Hurts continued: “I’ve said so many times that rent is due everyday. I truly mean that and have that mentality. But for a guy like me, I hold myself accountable to go out there and play at a high level every time I touch the field. There’s not going to be anybody who holds Jalen to a higher standard than Jalen.”
Sirianni wanted to see Hurts “take the reins” in camp and Hurts has done so accordingly. But what about life outside football?
In just his second season, Hurts has already locked up multiple partnerships. Last week, he was named a brand ambassador for athletic retailer Eastbay and the cover athlete for the company’s longtime catalog. Hurts also recently teamed up with FedEx to represent the “new generation of NFL quarterbacks who deliver both in the air and on the ground.” On Tuesday morning, Hurts launched a new commercial promoting the FedEx Air & Ground NFL Awards, which fans can vote for weekly at NFL.com/FedEx.
These are major off-field moments for Hurts, who’s constantly remembering the process of each task, each moment, each opportunity.
“As a kid, you grow up and you always see — I remember Michael Vick’s commercial with the roller coaster,” Hurts said. “The different commercials with LeBron and the different promotions of themselves, all those types of things. It’s cool to have those types of opportunities, maybe not as extreme, but opportunities right now, and I definitely want to take advantage of the right ones.”
Furthermore, Hurts appreciates his partnership with FedEx because the company is donating $4,000 weekly to support needs-based scholarships at Historically Black Colleges and Universities. HBCUs have been a major influence on the Hurts family. Hurts’ uncle attended Prairie View A&M, while his older brother, Averion, attended Texas Southern.
Hurts says he wouldn’t rewrite any part of his story, but the Black quarterback deeply admires the strong tradition forged by HBCUs.
“It really would’ve been nice to play for an HBCU and get that experience,” Hurts said. “It means a ton to me knowing I had family members that went to Historically Black schools. I really admire Deion Sanders and how he’s making a difference with his platform. We continue to try to balance that out, the education and playing field between HBCUs and regular universities. It’s a great deal for us.”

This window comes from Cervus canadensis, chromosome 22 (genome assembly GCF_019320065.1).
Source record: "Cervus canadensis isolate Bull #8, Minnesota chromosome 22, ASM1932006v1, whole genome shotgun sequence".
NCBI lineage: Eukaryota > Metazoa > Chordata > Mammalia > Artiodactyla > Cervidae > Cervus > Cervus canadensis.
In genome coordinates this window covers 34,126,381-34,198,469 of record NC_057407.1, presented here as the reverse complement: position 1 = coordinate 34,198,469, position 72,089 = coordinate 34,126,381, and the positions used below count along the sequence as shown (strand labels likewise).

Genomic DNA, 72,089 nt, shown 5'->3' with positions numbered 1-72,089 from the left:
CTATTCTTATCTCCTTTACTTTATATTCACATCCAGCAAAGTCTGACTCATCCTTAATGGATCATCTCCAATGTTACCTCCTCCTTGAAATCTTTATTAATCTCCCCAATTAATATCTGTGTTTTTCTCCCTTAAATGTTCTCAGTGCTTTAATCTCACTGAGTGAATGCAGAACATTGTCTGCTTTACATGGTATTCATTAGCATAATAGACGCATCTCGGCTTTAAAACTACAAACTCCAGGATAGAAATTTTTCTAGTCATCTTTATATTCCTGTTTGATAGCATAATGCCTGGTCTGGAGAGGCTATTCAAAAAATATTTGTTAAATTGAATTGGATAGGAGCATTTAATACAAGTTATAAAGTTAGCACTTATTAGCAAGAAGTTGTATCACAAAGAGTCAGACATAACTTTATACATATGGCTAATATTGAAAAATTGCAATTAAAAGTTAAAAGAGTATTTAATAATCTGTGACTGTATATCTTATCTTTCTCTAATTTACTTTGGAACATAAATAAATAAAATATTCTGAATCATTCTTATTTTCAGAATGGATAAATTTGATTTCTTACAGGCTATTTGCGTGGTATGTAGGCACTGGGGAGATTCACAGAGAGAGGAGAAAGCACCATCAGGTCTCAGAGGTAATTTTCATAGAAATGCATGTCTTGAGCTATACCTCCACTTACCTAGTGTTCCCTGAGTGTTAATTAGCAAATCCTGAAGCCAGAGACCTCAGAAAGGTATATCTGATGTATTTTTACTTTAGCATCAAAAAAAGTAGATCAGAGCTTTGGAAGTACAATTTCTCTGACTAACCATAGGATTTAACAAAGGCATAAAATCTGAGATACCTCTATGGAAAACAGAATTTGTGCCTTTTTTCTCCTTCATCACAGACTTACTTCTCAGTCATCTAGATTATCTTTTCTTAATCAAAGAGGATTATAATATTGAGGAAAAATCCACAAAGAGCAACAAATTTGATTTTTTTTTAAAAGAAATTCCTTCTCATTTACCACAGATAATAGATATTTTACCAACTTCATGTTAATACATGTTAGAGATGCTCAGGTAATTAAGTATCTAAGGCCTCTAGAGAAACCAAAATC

Before continuing with his preparations for the season opener this Sunday at Atlanta, Hurts takes a final moment to retell a story. Just a day earlier, Sirianni walked into the team meeting at the NovaCare Complex and casually approached Hurts like he does every other day. Hurts greeted his coach and dapped him up.
As the two embraced, Sirianni responded to Hurts: “What’s up, captain?”
The Eagles later announced Hurts was voted as one of six team captains for the 2021 season.
“Players have voted for it because they’ve got the pulse of the locker room, that’s for sure,” Sirianni said. “No surprise to me. They’ve been great leaders since I’ve gotten here, and they’ve been great leaders in the past. So really excited for [Hurts] to lead our football team. That’s a big responsibility when your peers vote you as a captain.”
The Eagles are eager to see how Hurts performs in his sophomore year, but they’re also geared with enough draft capital to make a significant move in the offseason if they’re not satisfied. For now, Hurts is slated to become the franchise’s third-youngest opening-day starter. When he steps onto the turf at Mercedes-Benz Stadium in a few days, Hurts will don the captain badge on the upper right chest of his No. 1 Eagles jersey.
Is that a privilege or responsibility?
After taking a moment, as if he was mulling what to say, Hurts offers his brief but impactful final response.
“It’s a blessing to represent this team as a captain,” Hurts said. “It’s a blessing. It’s an honor for me. It’s a great thing. I know the work that goes into it. Simply put — captain or not — I want to lead this team. I want to win games. I want to put on for Philly.”